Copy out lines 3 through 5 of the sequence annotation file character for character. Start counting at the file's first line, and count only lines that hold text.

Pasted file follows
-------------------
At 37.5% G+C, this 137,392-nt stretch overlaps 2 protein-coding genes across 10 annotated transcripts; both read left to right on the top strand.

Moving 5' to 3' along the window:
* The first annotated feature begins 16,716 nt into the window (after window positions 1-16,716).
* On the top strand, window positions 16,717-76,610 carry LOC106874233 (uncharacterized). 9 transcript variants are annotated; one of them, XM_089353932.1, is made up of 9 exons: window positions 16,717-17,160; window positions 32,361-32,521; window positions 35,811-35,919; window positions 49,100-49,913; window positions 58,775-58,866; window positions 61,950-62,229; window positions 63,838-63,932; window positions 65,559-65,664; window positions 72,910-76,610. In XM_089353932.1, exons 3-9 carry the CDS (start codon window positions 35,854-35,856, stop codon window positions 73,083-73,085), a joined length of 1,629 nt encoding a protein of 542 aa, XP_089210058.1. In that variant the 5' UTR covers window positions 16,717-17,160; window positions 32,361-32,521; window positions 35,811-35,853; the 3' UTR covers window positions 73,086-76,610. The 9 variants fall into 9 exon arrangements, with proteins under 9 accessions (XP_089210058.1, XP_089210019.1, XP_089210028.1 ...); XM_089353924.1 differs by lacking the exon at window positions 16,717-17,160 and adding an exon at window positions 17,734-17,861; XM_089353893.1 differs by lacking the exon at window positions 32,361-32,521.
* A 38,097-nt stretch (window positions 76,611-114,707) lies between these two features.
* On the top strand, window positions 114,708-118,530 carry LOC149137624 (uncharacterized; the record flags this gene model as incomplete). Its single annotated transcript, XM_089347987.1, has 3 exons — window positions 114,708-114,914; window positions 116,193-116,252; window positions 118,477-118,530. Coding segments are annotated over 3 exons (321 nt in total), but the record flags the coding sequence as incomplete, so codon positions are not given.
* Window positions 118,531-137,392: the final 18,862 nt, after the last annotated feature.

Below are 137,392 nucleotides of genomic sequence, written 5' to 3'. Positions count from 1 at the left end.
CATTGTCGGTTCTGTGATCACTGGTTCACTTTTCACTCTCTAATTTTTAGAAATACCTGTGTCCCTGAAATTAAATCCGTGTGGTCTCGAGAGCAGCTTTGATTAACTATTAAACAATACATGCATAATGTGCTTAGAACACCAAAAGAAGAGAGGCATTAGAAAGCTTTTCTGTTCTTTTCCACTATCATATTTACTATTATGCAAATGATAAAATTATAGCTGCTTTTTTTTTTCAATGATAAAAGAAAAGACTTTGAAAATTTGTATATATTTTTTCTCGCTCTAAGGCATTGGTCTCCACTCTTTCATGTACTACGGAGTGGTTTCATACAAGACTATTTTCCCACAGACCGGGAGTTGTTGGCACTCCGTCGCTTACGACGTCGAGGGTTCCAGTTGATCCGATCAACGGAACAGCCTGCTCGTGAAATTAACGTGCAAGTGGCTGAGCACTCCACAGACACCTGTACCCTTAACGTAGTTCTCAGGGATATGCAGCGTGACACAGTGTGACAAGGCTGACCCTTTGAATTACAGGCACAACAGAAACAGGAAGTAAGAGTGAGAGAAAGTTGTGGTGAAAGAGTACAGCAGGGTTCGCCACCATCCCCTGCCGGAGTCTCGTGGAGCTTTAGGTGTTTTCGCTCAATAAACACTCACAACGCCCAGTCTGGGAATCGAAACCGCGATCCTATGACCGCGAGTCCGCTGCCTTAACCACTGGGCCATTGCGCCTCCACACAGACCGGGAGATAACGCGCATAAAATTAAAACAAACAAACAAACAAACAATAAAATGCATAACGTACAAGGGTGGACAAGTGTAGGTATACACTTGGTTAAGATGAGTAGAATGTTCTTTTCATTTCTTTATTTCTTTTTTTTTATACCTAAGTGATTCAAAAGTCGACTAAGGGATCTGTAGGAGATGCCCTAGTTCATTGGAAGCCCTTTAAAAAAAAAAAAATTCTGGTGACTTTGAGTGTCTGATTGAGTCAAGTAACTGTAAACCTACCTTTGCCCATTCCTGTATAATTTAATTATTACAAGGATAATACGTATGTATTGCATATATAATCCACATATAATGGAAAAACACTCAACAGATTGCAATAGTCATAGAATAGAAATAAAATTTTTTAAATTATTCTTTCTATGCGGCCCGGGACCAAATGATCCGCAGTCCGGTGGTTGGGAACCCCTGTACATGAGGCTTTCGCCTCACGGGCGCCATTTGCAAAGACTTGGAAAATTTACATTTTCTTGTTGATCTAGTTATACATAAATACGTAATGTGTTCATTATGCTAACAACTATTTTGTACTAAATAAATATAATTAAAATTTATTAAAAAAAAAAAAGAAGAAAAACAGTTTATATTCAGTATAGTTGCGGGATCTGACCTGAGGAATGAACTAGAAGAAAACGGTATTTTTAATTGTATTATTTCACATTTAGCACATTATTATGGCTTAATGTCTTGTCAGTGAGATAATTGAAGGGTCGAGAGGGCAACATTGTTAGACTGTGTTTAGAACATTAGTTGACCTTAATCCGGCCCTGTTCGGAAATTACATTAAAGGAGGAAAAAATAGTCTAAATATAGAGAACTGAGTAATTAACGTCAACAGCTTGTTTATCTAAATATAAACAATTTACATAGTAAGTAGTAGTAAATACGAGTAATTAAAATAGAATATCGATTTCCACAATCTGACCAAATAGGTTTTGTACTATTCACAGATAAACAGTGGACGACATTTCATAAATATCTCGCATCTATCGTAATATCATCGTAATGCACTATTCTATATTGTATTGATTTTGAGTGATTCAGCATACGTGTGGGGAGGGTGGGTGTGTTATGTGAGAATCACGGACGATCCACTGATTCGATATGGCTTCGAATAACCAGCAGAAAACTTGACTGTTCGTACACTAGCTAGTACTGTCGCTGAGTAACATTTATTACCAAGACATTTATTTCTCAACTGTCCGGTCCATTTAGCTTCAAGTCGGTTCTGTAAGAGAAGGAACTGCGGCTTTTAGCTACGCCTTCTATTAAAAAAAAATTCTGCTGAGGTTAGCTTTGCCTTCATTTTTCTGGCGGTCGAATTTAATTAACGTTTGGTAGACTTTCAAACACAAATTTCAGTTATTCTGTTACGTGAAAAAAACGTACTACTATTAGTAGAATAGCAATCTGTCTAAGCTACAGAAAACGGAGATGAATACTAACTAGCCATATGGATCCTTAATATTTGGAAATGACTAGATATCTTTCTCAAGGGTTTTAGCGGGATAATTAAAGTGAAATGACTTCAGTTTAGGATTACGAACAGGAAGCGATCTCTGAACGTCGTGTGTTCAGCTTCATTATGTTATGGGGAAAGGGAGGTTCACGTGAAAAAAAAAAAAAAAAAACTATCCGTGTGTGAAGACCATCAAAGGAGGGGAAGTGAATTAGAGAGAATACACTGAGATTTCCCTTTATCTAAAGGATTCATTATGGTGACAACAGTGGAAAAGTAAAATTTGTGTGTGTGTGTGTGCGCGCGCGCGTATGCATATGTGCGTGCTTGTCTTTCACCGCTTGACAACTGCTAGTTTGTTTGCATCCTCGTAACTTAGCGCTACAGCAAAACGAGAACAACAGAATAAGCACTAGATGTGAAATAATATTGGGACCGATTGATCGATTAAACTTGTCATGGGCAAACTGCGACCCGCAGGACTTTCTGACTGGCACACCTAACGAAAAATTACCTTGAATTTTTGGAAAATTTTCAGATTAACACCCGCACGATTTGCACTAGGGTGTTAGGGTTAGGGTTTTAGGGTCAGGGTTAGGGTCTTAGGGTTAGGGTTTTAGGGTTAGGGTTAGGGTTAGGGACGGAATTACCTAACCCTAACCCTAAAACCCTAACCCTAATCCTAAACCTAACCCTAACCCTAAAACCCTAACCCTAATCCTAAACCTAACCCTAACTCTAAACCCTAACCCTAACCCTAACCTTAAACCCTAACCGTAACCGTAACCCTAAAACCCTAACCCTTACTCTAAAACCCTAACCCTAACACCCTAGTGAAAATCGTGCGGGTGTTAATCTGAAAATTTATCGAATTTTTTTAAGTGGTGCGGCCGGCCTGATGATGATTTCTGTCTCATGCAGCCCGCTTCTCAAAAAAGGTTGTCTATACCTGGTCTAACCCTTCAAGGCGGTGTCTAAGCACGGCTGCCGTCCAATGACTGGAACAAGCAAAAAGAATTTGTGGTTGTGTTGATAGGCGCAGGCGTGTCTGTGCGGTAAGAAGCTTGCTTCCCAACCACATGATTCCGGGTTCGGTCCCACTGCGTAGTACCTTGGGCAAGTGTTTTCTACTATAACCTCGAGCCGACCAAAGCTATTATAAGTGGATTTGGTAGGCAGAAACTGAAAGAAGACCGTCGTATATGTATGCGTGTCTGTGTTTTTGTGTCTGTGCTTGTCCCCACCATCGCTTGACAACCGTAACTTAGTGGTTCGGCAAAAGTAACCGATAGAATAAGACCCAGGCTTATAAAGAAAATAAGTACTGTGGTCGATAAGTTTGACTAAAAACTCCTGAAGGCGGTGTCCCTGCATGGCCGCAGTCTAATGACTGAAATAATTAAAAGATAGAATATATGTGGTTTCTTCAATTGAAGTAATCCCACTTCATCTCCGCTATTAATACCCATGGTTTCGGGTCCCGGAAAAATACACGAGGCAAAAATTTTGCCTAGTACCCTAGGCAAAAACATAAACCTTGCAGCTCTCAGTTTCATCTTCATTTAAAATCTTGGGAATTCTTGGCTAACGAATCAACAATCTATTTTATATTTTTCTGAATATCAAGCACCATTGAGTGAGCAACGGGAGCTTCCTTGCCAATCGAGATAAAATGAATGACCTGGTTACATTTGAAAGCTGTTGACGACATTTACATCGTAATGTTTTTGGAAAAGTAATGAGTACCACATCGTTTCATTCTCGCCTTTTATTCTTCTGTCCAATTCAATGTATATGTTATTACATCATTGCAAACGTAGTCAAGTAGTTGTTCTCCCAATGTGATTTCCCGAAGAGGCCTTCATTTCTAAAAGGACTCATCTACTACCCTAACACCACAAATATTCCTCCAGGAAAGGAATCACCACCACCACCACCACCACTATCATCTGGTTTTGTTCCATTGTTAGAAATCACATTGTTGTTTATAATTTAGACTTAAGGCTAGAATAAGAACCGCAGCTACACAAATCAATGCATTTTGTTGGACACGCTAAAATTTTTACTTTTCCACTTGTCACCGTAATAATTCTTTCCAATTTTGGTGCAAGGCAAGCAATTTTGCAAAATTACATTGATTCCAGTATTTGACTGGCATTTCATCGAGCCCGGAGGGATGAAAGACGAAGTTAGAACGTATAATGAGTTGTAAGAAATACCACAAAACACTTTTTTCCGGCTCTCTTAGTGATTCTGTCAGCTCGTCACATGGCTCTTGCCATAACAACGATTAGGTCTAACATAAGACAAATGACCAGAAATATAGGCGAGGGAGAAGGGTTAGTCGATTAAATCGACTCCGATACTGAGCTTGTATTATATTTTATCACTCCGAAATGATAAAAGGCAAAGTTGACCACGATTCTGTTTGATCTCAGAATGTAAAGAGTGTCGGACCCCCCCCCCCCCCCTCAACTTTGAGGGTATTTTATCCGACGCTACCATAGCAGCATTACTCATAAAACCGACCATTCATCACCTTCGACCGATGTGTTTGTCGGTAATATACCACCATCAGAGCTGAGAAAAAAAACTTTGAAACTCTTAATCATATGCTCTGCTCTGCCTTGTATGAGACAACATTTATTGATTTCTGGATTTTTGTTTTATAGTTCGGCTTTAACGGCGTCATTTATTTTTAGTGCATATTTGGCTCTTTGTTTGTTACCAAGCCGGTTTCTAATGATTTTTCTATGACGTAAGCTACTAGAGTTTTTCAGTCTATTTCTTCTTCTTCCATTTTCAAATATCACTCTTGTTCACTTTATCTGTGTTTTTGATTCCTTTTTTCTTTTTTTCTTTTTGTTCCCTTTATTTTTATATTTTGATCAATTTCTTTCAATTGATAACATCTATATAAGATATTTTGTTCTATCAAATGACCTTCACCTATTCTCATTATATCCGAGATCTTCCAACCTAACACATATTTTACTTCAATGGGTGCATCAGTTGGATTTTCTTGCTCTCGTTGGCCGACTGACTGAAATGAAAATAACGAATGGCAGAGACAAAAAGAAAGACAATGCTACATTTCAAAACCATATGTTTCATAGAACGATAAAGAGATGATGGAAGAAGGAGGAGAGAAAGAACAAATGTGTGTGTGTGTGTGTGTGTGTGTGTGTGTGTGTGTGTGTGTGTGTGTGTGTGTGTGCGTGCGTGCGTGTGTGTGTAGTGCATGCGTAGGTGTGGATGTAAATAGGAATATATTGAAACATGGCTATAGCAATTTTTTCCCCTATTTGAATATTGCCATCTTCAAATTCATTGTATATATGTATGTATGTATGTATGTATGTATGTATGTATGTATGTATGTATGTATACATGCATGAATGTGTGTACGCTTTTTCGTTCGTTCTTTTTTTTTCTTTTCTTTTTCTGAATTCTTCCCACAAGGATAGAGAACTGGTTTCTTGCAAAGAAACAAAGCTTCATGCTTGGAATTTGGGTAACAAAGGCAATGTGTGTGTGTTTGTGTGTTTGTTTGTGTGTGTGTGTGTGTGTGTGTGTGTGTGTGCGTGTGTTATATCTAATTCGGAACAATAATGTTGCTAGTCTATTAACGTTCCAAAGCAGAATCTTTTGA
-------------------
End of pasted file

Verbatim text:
* The first annotated feature begins 16,716 nt into the window (after window positions 1-16,716).
* On the top strand, window positions 16,717-76,610 carry LOC106874233 (uncharacterized). 9 transcript variants are annotated; one of them, XM_089353932.1, is made up of 9 exons: window positions 16,717-17,160; window positions 32,361-32,521; window positions 35,811-35,919; window positions 49,100-49,913; window positions 58,775-58,866; window positions 61,950-62,229; window positions 63,838-63,932; window positions 65,559-65,664; window positions 72,910-76,610. In XM_089353932.1, exons 3-9 carry the CDS (start codon window positions 35,854-35,856, stop codon window positions 73,083-73,085), a joined length of 1,629 nt encoding a protein of 542 aa, XP_089210058.1. In that variant the 5' UTR covers window positions 16,717-17,160; window positions 32,361-32,521; window positions 35,811-35,853; the 3' UTR covers window positions 73,086-76,610. The 9 variants fall into 9 exon arrangements, with proteins under 9 accessions (XP_089210058.1, XP_089210019.1, XP_089210028.1 ...); XM_089353924.1 differs by lacking the exon at window positions 16,717-17,160 and adding an exon at window positions 17,734-17,861; XM_089353893.1 differs by lacking the exon at window positions 32,361-32,521.
* A 38,097-nt stretch (window positions 76,611-114,707) lies between these two features.